If you happen to get a particularly docile Jack Dempsey Cichlid, the opposite can occur instead – while your African Cichlids are unlikely to kill the bigger Jack Dempsey, they may take to picking at its scales and fins, which becomes painful and can cause a lifetime of misery for the fish being harassed.
With a big enough tank it is theoretically possible to keep these species together, although it is a risk that you will need to consider. Look for Jack Dempsey and African Cichlids that are going to remain a similar size to one another, and give each fish plenty of rocks, caves, and little nooks to hide in.
If you’re combining these species, be prepared to relocate one to a separate tank if necessary.
Are they compatible with any other fish?
For Cichlids in general, compatible tank mates are going to be other species of fish who are of a similar size and nature. This arrangement ensures that the Cichlid is not going to try and eat the other species, and if any aggression does occur, each fish can defend itself from injury.
It is pretty popular to house each species with their own kind – Jack Dempsey living with Jack Dempsey, and African Cichlids living with African Cichlids. They’re generally matched in size and aggression so will often leave one another alone. But of course, it isn’t always this simple and you do have to be wary of adding males to the same tank when it comes to breeding competition.
In the case of African Cichlids, fast-moving and aggressive bottom-dwelling fish such as African Catfish can be a good match for tank mates and will generally be left alone. Fish that like to swim in open water should be avoided, as they will become a snack and have relatively little to defend themselves with.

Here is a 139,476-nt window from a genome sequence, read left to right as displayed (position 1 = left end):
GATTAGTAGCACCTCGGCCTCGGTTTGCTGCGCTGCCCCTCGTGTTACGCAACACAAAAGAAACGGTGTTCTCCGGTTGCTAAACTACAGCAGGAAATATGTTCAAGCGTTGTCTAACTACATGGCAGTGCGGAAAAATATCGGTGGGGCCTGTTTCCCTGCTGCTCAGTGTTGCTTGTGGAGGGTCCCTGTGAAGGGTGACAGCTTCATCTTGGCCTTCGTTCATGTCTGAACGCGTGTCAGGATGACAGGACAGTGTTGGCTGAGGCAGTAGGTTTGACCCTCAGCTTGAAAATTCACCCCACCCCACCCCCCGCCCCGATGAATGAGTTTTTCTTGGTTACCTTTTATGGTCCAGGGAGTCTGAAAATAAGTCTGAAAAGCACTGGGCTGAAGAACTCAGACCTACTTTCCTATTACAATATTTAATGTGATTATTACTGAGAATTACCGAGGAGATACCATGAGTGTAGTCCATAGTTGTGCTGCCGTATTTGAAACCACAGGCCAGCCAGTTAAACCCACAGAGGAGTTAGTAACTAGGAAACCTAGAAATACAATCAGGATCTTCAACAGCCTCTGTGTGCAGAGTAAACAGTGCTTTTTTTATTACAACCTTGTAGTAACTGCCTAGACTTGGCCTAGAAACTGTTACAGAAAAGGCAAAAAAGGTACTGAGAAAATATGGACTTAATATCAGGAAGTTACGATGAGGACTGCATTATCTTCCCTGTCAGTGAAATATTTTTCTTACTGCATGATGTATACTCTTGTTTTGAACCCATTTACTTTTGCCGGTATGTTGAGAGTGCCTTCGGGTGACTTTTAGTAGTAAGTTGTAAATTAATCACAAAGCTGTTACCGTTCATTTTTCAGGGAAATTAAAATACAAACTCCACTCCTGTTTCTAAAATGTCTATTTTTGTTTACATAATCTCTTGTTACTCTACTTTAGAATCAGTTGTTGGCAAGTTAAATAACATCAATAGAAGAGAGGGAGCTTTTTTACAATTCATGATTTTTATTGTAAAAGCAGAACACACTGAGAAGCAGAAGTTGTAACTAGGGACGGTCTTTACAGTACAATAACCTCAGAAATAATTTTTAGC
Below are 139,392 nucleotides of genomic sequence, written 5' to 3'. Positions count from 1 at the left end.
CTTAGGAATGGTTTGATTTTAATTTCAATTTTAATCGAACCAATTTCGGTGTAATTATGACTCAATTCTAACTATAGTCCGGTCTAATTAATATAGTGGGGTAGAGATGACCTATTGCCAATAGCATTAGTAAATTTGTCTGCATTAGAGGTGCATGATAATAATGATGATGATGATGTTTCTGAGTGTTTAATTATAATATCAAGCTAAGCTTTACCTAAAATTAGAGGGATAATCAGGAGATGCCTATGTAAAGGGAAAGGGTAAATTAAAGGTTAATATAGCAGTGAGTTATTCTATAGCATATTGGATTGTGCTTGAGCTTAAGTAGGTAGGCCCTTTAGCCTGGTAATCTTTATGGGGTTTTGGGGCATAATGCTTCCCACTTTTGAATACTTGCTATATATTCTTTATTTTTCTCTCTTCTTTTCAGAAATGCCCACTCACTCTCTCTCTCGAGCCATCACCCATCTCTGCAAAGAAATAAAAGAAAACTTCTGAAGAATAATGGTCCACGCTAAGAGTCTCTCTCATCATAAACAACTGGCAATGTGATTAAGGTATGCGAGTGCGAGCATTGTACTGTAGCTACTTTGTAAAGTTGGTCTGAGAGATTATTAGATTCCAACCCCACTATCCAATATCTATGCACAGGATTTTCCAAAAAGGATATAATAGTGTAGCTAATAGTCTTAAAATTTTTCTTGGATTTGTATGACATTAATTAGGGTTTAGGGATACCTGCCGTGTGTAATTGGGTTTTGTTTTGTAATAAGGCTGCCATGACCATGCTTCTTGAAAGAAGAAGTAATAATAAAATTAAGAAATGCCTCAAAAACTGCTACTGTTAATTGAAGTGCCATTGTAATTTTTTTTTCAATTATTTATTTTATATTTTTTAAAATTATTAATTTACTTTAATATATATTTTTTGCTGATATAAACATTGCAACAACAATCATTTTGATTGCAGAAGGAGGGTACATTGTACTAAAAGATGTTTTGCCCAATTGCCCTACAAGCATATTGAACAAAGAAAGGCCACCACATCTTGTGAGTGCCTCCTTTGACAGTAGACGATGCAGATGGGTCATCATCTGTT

For Jack Dempsey, matching size and nature is even more imperative, as these carnivorous fish are likely to instantly see smaller species such as Tetra fish as a food source. While it is popular to have invertebrates like shrimp in tropical tanks, their slow swimming means they are unlikely to last long before becoming a snack.
Angelfish, Silver Dollars, and some other Cichlids like Convict and Firemouth species can coexist in a tank with Jack Dempsey, as they can defend themselves against being harassed.
When deciding on the combination of fish species in your aquarium, you need to do your research. While of course, it’s important to ensure that the species have the same pH, salinity, and temperature needs, it’s equally vital to give them the best chance of getting along in the tank.
When dealing with aggressive Cichlids, it is best to find species and fish that are similar in size and are able to defend themselves against their temperamental tank mates. If you’re worried about compatibility, the safest option is to only have a single species in your tank.
Finding compatible species ensures the health and longevity of your cichlids as well as plants and features in your tank, which benefit from peaceful surroundings. Bright and active fish that can coexist go a long way to livening up your aquarium, and giving you an attractive, colorful display for your home.
Hi, my name is Sean, and I’m the primary writer on the site. I’m blogging mostly about freshwater and saltwater aquariums, fish, invertebrates, and plants. I’m experienced in the fishkeeping hobby for many years. Over the years I have kept many tanks, and have recently begun getting more serious in wanting to become a professional aquarist. All my knowledge comes from experience and reading forums and a lot of informative sites. In pursuit of becoming a professional, I also want to inspire as many people as I can to pick up this hobby and keep the public interest growing.